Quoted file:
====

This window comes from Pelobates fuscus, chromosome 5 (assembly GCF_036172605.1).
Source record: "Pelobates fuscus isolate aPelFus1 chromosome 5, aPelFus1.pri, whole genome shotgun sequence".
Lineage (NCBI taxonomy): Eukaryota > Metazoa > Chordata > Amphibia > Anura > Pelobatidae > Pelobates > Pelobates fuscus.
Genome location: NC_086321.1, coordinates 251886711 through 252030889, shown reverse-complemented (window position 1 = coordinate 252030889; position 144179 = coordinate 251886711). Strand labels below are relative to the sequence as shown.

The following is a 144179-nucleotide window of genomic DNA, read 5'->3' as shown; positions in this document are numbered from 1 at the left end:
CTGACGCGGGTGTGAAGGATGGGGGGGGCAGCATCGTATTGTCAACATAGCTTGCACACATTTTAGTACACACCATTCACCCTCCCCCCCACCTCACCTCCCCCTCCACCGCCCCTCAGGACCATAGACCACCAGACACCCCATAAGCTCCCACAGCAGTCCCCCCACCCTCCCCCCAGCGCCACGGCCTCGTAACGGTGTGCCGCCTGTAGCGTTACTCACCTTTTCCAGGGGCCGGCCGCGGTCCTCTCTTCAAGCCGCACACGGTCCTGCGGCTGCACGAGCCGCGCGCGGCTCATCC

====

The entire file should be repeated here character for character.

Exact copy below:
This window comes from Pelobates fuscus, chromosome 5 (assembly GCF_036172605.1).
Source record: "Pelobates fuscus isolate aPelFus1 chromosome 5, aPelFus1.pri, whole genome shotgun sequence".
Lineage (NCBI taxonomy): Eukaryota > Metazoa > Chordata > Amphibia > Anura > Pelobatidae > Pelobates > Pelobates fuscus.
Genome location: NC_086321.1, coordinates 251886711 through 252030889, shown reverse-complemented (window position 1 = coordinate 252030889; position 144179 = coordinate 251886711). Strand labels below are relative to the sequence as shown.

The following is a 144179-nucleotide window of genomic DNA, read 5'->3' as shown; positions in this document are numbered from 1 at the left end:
CTGACGCGGGTGTGAAGGATGGGGGGGGCAGCATCGTATTGTCAACATAGCTTGCACACATTTTAGTACACACCATTCACCCTCCCCCCCACCTCACCTCCCCCTCCACCGCCCCTCAGGACCATAGACCACCAGACACCCCATAAGCTCCCACAGCAGTCCCCCCACCCTCCCCCCAGCGCCACGGCCTCGTAACGGTGTGCCGCCTGTAGCGTTACTCACCTTTTCCAGGGGCCGGCCGCGGTCCTCTCTTCAAGCCGCACACGGTCCTGCGGCTGCACGAGCCGCGCGCGGCTCATCC